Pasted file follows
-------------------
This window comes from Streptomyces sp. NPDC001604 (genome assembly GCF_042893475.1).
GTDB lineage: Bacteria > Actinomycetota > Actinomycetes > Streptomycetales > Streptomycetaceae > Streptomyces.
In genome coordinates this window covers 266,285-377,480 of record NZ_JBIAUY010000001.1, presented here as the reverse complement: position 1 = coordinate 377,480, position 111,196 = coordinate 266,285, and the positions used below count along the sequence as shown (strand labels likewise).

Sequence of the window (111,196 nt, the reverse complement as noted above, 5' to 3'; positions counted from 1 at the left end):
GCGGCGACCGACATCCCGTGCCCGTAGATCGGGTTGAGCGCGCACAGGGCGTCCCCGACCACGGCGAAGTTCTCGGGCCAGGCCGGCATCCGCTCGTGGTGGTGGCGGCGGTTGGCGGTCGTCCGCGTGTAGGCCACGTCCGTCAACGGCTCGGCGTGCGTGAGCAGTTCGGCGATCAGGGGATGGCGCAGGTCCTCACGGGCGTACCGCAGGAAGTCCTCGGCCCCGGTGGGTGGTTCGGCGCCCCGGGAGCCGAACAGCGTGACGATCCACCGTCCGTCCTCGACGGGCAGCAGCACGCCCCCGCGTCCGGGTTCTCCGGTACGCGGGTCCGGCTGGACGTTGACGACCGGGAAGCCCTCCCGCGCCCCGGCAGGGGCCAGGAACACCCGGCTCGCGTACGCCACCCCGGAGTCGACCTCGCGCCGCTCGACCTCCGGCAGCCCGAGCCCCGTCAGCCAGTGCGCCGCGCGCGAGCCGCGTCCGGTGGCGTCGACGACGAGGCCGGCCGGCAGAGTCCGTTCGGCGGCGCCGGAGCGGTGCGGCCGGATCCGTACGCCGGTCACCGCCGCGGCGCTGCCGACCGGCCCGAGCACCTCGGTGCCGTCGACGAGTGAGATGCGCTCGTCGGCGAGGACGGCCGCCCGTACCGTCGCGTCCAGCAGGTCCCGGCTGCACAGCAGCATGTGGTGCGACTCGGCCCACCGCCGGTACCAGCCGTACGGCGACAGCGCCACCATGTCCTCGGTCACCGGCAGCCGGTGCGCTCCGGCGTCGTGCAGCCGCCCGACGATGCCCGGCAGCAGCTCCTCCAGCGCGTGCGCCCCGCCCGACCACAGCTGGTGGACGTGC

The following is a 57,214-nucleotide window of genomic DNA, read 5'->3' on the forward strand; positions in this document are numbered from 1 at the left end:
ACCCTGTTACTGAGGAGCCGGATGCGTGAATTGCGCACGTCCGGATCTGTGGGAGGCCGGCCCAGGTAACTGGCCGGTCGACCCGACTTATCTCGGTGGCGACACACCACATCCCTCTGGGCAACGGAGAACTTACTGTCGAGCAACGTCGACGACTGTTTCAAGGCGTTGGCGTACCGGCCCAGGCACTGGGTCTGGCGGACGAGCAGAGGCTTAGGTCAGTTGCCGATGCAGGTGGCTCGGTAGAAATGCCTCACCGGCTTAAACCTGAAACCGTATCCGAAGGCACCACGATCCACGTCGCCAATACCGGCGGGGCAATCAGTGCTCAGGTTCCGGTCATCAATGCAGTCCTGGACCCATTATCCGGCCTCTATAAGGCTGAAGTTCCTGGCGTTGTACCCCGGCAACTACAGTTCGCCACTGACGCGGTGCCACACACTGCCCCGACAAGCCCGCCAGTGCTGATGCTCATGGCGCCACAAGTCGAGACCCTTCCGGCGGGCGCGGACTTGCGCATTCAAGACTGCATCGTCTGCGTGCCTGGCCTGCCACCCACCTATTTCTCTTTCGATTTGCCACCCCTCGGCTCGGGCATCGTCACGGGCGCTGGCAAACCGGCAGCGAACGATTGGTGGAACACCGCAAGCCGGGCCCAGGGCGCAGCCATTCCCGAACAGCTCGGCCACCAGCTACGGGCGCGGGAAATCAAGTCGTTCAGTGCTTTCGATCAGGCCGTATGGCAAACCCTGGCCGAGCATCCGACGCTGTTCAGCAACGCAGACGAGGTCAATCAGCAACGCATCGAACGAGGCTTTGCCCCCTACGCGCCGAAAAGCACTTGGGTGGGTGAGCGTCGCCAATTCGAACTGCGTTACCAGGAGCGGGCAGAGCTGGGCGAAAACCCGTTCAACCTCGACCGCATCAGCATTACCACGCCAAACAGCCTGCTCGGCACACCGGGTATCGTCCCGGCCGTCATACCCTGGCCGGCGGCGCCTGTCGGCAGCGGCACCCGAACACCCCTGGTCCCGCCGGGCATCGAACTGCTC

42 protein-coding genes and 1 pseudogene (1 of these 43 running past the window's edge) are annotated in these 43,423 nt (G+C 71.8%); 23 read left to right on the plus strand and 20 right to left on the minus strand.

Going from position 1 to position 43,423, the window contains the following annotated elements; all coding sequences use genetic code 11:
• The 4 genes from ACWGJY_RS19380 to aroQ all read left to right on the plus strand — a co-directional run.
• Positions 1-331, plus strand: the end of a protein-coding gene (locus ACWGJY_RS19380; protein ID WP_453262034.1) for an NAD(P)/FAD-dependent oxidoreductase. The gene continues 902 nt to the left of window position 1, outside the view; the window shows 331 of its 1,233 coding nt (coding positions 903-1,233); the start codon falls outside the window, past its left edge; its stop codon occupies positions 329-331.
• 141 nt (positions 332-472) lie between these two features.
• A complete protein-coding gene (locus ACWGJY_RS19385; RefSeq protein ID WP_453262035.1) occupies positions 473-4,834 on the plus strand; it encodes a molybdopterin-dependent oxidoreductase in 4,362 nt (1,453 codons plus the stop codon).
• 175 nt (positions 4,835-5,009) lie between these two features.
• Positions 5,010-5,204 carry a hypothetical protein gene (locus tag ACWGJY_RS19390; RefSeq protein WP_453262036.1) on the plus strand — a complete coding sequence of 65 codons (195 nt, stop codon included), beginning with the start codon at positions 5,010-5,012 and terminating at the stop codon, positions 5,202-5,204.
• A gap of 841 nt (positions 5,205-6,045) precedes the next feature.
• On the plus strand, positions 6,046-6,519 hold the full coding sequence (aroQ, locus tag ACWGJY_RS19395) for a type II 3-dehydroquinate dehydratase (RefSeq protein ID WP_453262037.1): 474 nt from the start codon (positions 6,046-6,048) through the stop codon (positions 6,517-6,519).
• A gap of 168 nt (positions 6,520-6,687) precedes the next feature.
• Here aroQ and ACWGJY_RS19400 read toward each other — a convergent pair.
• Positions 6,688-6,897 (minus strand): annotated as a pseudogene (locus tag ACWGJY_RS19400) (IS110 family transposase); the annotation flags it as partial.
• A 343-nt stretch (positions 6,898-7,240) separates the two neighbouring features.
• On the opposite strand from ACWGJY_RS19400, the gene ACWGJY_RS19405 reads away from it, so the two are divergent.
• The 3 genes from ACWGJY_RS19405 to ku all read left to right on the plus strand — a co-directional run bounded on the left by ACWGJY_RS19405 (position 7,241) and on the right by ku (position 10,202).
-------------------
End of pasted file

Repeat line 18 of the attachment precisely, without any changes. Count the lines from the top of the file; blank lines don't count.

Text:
• A gap of 168 nt (positions 6,520-6,687) precedes the next feature.